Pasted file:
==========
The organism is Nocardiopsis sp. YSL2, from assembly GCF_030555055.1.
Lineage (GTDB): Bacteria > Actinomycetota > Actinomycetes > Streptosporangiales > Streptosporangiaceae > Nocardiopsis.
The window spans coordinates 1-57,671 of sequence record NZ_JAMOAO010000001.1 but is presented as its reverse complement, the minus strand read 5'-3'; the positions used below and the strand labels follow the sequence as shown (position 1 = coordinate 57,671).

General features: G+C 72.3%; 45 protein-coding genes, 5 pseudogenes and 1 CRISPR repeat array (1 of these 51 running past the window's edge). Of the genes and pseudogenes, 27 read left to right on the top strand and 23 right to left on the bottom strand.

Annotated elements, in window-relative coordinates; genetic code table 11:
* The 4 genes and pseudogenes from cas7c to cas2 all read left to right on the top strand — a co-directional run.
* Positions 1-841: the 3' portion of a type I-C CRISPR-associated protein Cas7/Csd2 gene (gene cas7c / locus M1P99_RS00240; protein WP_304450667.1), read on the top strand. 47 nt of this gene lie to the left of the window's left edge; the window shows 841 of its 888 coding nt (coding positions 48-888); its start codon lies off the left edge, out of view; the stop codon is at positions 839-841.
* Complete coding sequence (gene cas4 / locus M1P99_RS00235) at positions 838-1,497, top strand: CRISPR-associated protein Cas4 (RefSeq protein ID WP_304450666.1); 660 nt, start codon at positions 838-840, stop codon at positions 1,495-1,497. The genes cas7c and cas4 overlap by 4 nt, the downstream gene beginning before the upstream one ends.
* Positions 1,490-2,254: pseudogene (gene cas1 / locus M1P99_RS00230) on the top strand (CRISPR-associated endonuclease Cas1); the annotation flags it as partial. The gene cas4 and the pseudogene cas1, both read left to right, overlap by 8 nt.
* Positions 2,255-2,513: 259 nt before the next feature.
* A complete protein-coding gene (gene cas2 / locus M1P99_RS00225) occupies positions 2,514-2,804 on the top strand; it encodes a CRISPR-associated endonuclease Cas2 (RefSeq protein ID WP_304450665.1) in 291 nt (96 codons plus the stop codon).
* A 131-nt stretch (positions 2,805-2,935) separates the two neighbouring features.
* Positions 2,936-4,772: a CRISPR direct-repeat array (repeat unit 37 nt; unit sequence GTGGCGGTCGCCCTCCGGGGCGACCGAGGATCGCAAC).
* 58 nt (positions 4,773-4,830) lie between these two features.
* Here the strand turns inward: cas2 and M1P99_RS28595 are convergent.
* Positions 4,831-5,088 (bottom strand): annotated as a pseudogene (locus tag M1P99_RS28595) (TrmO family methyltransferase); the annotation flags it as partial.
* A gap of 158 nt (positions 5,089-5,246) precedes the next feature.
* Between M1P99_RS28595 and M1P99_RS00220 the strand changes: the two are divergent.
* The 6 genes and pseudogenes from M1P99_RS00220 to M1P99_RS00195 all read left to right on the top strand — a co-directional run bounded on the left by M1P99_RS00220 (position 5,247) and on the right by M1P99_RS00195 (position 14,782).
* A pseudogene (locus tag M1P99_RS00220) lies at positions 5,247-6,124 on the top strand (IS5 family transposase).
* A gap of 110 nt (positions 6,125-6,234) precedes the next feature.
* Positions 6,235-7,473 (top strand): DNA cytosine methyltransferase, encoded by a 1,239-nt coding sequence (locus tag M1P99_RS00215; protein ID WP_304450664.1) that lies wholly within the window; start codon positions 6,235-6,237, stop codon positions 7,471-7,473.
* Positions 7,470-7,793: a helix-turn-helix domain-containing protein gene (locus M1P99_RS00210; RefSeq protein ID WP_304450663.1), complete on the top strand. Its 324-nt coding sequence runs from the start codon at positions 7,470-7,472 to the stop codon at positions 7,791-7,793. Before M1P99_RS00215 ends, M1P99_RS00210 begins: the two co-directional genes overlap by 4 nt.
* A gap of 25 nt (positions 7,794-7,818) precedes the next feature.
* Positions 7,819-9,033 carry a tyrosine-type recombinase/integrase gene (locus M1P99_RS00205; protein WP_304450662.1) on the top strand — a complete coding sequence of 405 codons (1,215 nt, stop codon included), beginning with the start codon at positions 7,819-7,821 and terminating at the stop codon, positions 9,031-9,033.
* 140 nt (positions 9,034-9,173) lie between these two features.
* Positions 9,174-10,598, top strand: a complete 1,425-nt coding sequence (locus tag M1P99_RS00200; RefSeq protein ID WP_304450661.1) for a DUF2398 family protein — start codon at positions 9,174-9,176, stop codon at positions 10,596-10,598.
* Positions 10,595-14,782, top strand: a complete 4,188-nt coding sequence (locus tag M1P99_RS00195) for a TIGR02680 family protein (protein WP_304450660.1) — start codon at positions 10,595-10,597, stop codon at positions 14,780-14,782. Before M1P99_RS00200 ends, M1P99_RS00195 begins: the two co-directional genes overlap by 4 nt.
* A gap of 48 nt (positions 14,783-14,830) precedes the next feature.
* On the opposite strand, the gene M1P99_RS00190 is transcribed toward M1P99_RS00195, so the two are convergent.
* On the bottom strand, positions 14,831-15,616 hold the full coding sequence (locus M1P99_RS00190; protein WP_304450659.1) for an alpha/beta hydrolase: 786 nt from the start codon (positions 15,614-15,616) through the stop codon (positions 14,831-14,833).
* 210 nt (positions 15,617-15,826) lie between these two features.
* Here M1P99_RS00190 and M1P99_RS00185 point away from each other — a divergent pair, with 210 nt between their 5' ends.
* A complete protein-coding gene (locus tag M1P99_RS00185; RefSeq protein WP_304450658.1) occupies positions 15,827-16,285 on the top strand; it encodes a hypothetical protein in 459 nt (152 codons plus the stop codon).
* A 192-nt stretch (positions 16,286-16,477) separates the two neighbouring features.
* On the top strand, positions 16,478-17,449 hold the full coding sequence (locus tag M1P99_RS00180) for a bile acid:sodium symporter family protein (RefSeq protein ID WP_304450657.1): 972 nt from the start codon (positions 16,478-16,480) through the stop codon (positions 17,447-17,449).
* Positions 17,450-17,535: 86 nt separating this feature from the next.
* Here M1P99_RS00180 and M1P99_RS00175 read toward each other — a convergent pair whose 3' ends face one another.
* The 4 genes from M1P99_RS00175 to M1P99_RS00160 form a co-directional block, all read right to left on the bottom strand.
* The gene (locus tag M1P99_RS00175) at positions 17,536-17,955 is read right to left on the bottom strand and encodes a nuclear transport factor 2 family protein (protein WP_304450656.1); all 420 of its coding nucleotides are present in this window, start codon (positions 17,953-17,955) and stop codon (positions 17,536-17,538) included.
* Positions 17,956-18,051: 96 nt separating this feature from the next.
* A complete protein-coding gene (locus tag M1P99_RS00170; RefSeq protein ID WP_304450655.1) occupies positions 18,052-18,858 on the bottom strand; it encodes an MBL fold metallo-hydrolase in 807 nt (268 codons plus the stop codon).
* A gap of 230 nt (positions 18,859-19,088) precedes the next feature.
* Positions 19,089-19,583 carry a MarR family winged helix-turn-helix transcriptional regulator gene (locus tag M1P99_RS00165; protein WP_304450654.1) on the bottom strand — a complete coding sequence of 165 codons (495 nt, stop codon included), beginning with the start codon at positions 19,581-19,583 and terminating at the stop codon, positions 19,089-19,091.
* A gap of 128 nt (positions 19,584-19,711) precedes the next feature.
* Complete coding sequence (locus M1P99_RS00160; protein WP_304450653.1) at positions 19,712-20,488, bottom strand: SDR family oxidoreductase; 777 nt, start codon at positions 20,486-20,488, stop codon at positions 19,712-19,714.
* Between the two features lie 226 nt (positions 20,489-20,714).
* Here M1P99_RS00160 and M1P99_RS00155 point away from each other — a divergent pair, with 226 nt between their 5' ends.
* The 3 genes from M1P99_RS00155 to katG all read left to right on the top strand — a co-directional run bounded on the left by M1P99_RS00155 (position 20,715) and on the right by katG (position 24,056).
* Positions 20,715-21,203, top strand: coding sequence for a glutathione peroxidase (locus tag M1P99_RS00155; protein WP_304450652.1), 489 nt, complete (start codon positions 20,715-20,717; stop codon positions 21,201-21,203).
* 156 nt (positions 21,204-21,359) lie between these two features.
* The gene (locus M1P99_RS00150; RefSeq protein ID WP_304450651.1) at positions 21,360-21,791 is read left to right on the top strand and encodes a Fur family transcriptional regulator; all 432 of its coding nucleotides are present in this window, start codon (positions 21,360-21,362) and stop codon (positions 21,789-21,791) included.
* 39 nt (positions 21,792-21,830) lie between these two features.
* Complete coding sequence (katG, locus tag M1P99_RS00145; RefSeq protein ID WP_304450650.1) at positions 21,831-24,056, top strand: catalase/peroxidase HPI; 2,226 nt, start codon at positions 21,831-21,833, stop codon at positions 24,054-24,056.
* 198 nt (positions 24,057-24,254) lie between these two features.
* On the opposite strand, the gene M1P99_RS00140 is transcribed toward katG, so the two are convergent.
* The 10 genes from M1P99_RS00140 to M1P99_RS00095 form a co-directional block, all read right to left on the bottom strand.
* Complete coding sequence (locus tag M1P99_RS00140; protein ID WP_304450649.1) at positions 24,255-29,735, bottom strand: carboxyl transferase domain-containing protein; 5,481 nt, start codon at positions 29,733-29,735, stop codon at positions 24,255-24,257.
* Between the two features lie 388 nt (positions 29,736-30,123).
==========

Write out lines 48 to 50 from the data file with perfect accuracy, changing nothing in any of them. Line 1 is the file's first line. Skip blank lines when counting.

* Here M1P99_RS00160 and M1P99_RS00155 point away from each other — a divergent pair, with 226 nt between their 5' ends.
* The 3 genes from M1P99_RS00155 to katG all read left to right on the top strand — a co-directional run bounded on the left by M1P99_RS00155 (position 20,715) and on the right by katG (position 24,056).
* Positions 20,715-21,203, top strand: coding sequence for a glutathione peroxidase (locus tag M1P99_RS00155; protein WP_304450652.1), 489 nt, complete (start codon positions 20,715-20,717; stop codon positions 21,201-21,203).